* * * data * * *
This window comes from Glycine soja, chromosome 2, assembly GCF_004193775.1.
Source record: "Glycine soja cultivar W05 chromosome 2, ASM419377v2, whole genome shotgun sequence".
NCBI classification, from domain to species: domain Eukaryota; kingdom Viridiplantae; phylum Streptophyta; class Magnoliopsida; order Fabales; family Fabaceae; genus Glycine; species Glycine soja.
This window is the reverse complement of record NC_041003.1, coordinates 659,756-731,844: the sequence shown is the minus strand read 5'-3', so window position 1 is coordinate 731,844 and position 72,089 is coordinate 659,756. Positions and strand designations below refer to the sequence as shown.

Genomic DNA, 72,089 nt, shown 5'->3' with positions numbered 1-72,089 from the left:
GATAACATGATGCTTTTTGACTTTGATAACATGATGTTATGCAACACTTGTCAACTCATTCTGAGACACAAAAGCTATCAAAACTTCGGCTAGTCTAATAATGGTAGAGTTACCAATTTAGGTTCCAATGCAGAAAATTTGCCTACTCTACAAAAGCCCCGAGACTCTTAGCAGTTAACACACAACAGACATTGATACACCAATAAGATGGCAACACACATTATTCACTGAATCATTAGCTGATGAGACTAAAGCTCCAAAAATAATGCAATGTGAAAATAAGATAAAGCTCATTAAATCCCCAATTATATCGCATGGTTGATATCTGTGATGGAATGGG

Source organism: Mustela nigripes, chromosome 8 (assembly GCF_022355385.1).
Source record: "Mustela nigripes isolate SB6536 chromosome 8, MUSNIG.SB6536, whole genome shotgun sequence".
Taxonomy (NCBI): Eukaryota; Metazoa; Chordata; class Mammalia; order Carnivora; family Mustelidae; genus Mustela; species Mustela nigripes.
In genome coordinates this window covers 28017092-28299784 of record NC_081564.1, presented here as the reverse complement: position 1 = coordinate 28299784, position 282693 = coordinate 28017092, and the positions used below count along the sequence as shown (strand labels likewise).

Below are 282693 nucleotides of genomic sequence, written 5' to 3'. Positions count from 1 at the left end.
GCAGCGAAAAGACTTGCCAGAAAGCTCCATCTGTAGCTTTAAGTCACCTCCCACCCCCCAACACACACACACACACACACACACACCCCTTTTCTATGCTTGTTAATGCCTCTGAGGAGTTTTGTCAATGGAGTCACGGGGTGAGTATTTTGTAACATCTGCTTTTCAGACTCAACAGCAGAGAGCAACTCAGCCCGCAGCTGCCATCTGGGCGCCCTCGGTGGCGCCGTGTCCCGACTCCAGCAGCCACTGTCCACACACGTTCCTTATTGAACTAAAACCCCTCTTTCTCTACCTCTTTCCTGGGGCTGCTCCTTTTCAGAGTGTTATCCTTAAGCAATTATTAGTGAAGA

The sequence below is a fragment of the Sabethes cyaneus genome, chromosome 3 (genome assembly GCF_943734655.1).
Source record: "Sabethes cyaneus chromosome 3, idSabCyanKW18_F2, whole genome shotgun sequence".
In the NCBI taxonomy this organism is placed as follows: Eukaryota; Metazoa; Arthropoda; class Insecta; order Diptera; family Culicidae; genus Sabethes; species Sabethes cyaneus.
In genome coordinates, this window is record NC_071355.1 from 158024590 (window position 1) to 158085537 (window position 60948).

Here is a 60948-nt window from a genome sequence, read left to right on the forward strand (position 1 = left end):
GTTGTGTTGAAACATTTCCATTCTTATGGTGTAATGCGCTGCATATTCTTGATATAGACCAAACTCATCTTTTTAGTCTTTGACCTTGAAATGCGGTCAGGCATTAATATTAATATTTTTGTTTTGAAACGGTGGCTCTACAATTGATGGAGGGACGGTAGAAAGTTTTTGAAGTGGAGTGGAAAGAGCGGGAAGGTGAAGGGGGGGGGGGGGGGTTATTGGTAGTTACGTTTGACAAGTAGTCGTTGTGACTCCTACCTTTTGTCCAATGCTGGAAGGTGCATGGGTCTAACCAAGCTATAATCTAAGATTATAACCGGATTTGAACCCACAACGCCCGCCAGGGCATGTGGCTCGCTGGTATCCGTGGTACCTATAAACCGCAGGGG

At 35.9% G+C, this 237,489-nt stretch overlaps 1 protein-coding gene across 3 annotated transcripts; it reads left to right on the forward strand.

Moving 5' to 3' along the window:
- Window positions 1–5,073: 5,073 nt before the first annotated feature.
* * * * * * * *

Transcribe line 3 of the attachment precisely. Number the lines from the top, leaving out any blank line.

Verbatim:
NCBI classification, from domain to species: domain Eukaryota; kingdom Viridiplantae; phylum Streptophyta; class Magnoliopsida; order Fabales; family Fabaceae; genus Glycine; species Glycine soja.